2. Karenna permalink
    May 23, 2011 3:24 pm

    I’m looking forward to listening to this programme. I too have experienced similar responses to Saskia and am grateful for Rory Bremner helping to shed some light on this insidious condition. All my life I’d thought there was just a problem with me not being good enough and after a physical health problem made everything else fall apart, in desperation I eventually Googled all the things I struggled with and came up with page after page of hits for ADD/ADHD. At first I was completely disbelieving but when I started to read about it, it all made sense. Dr Edward Hallowell and Dr John Ratey have written a good book about it: Not only are they both doctors, but they both have ADHD and also specialise in treating other sufferers. I’ve read several books on the subject but this was the most helpful. Dr Gabor Mate’s book, Scattered, also looks like it might be a good one but I have yet to read it.

  3. May 23, 2011 9:19 pm

    Just listened Rory’s programme and it was excellent. Clear, engaging, non-sensational and I hope educational for many adults who may now be realising they too are ADHD. It should be available as a podcast shortly. Great, thanks Rory.

    ADHD Coach

  4. heather permalink
    May 23, 2011 9:57 pm

    I only caught a snatch of this programme but wanted to listen to it and found it unavailable on i-player. I have been going to see psychiatrists for years but do not feel that anyone yet has really understood. I can describe how I think and that it is a conscious muddle but I keep being told that I am normal but have things in my sub conscious. I have been told I have nothing genetically wrong with me but I think I have. I wonder if I have ADHD. I have felt different than everyone else since I was about six and can be disorganised and impulsive or routine and bored. I am in my 50s now and grew up in a time when such things were not recognised. My cousin;s son has a diagnosis of ADHD. If it is this what can I do about it?

    • paula permalink
      May 28, 2011 6:18 pm

      It makes me sad that people continue to ignore homeopathy. All the symptoms that are being discussed are to be found in any good Homeopathic Materia MedicaRemedies. Allopathic doctors are now asking about family background and a variety of other symptoms. Homeopaths always did. Banging head on floor or wall, inability to concentrate, a desire to escape, preference for open air, poetic and artistic types, these and lots more of symptoms will be found as part of an overall picture which matches the influence of a tubercular family history and can be treated by a range of remedies which once taken do not require consumption of pharmaceuticals for the rest of your life!! Don’t have to believe me just look up the Homeopathic Repertory and Materia Medica and you will see what homeopaths have known for more than 200 years. Check out Dana Ullman’s book which lists some of the most brilliant people in their fields who like 500 million ordinary folk globally use it. What exactly have you got to lose?

    • Karenna permalink
      May 28, 2011 8:43 pm

      Heather, maybe you looked before the BBC put it up, because it’s on iPlayer now! See here:

  5. Oldgold permalink
    May 24, 2011 8:56 am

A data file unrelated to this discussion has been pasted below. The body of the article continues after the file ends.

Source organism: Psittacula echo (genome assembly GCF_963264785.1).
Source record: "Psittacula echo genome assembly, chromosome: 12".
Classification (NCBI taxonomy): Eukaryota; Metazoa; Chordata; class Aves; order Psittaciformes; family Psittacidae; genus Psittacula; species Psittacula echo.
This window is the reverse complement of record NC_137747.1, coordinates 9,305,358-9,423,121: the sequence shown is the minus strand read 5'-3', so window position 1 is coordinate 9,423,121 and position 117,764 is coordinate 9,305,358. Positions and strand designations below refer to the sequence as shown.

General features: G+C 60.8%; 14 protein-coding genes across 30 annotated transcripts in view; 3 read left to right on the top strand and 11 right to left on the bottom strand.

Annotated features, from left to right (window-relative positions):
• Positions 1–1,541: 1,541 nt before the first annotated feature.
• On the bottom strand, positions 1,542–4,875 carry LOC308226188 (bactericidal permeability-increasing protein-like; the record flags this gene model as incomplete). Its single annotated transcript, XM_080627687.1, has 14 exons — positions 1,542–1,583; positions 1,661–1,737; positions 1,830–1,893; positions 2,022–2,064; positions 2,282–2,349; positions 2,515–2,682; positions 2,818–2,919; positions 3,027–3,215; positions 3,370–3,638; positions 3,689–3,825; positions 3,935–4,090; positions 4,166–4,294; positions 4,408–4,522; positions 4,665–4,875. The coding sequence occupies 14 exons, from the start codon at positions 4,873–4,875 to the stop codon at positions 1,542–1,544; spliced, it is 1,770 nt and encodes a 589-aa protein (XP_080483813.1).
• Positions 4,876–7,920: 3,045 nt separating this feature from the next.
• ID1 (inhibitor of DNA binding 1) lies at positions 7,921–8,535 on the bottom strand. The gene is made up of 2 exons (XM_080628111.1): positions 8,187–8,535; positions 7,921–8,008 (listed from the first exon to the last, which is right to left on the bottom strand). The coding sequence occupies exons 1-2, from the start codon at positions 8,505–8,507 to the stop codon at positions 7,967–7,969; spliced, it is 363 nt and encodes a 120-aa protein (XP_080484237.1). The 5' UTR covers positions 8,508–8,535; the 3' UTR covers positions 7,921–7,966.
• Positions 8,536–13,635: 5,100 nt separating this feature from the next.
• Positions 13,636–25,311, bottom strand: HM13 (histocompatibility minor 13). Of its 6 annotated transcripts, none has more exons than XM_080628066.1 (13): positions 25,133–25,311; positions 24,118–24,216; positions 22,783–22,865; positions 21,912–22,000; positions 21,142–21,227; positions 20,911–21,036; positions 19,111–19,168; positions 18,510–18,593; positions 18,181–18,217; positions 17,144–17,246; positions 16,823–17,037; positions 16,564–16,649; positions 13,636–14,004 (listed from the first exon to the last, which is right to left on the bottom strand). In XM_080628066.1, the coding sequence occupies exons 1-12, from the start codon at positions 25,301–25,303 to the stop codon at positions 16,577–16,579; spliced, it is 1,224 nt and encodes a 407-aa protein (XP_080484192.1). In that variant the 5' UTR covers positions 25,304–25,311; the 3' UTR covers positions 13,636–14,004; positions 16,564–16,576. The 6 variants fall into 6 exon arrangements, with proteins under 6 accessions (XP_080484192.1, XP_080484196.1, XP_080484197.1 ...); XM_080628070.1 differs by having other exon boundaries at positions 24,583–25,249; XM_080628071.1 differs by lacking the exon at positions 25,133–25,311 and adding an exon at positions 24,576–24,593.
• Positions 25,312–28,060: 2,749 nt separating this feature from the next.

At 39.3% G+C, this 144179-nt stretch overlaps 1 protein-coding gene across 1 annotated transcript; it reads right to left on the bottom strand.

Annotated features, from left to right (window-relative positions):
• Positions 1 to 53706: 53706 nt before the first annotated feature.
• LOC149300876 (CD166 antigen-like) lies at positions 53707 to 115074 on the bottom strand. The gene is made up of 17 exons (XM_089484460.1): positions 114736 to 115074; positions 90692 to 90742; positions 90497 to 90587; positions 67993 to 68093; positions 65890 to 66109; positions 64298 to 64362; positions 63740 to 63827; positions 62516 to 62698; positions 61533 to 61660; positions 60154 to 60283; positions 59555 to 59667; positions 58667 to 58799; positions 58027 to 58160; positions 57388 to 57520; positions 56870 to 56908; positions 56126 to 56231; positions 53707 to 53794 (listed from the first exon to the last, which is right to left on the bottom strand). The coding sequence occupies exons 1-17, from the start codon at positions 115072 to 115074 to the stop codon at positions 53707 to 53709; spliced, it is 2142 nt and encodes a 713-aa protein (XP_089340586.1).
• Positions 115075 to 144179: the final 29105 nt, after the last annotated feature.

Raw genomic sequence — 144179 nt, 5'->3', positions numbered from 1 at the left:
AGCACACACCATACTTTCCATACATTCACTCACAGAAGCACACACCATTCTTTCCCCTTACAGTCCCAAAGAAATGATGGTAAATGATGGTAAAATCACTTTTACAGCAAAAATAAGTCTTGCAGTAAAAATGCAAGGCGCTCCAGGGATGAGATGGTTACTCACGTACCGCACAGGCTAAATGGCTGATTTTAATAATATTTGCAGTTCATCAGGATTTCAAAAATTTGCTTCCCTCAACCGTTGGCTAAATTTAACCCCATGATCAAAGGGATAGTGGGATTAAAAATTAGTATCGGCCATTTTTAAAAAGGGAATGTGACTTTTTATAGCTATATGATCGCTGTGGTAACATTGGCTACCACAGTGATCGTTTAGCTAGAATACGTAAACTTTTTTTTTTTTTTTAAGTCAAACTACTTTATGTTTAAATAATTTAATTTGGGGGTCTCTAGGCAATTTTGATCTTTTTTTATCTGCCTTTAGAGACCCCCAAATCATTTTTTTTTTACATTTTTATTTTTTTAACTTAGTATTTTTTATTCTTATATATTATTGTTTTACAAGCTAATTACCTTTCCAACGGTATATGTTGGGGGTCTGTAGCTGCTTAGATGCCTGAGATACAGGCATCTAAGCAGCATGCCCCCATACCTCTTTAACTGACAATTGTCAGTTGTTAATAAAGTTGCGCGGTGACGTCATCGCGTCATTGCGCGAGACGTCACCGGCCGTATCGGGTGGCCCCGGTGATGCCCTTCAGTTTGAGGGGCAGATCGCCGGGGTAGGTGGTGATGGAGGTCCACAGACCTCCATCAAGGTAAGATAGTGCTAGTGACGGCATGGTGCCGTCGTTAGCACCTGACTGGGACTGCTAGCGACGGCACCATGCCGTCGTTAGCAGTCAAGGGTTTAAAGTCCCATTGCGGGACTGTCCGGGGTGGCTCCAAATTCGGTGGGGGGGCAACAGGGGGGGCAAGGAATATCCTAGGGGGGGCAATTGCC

Saskia’s post has got me a little worried now. I truely hope I don’t endure the same problems in my quest to seek help. I have lived my life always wondering why I always seemed confused and behind the crowd. I missplace almost everying, am very forgetfull of mulitple things like names, memories, losing things, making plans and much more. I am horrible at organizing whether its an event or just personal belongings. I become bored easily, struggle to stay focused whether its reading, working, studying, or even in conversations. I have alot of “nervous movements” and or twiches while being seated, when in fact i am not nervous at all. When i am they get worse. I am very impulsive with many differnt things. Purchases, decisions, emotions, and you can always count on me to inturpt you during conversation. I have always looked for justification for all of this. I notice when I inturpt someone, and i feel bad for doing it, but I fear that if I dont say whats on my mind right then, I wont remember what it was. Its feels like my thoughts are flying through my head at 100 mph. And i have to reach up and just grab the first thing i can catch, and if I dont get it out, then it will get away. I am also very clumsy and sometimes unaware of my suroundings. I have never been diagnosed with ADHD, and in fact never even thought that all this could be a disorder. I droped out of college, after all i needed for the associates degree was to retake a physics class i failed. I then decided to join the Military when i was 22. The structure, organization, fast paced environment, and phyical strains invovled with being a soldier made me excell. So i thought. Then after 8 years of military service i find myself having very little rank, (E-4) and much fewer medals then the other people around me. I again couldn’t figure out why i worked so hard, and did so well, but when nowhere. I just left the Military in December 2010, and then lost my seven year marriage in March 2011. My ex wife complained how i would always forget things, tasks, information, and so on. That I didn’t have enouph self-motivation, and had too many self-esteem problems. I am currently 30 years old, coping with trying to remember how to be a civilian again, getting over my ex-wife who ran off with my ex-good buddy, and dealing with a new job, a civilian management job. I have been very overwhelemed lately and have found myself dabiling into some substance abuse. I have been a smoker since i was 16, but i never drank excessivly. So i was hanging out with some guys, and i was offered some “speed”. For whatever reason i took some pills from the guy. At work a few days later i was getting tired, and losing motivation and i rememberd i had the pills. I was told it was perscription medication that was basically speed. Called Adderall. I took one pill, got back into work and could not believe the results. We had extra work to get done with no extra time, and being that i was feeling bored and tired, i was really dreading the outcome of the day. But after taking the meds, i was super focused, attentive, and was mulitasking with ease. We got everything done, all the extra work, with time to spare. As soon as i got home i deceded to check out what this Adderall stuff really was. I was absolutly shocked to see that it was for treating ADHD. For the past week i have been reading and researching ADHD, and am finding a new realization about myself. Its all a bit overwhelming, but when i read about ADHD, I am reading about myself. Looking back over my life, i have come to the conclusion that i am ADHD-C type. I seem to be mostly inattentive, but i think i would have been way more hyperactive as a child. I talked to my parents and was shocked to find out that when i was in 2nd grade, my teacher was complaining about some of my behaviors, and i was tested for ADD. They said i was a normal kid, and so i always thought that was the case. Like i said this has all been so overwhelming, I just want to seek medical help. But having that i have a new job, i must wait till this fall before i can get on the medical insurance. But knowing all of this stuff now, my impulsiveness wants to get help right now! Going to be driving me crazy all summer…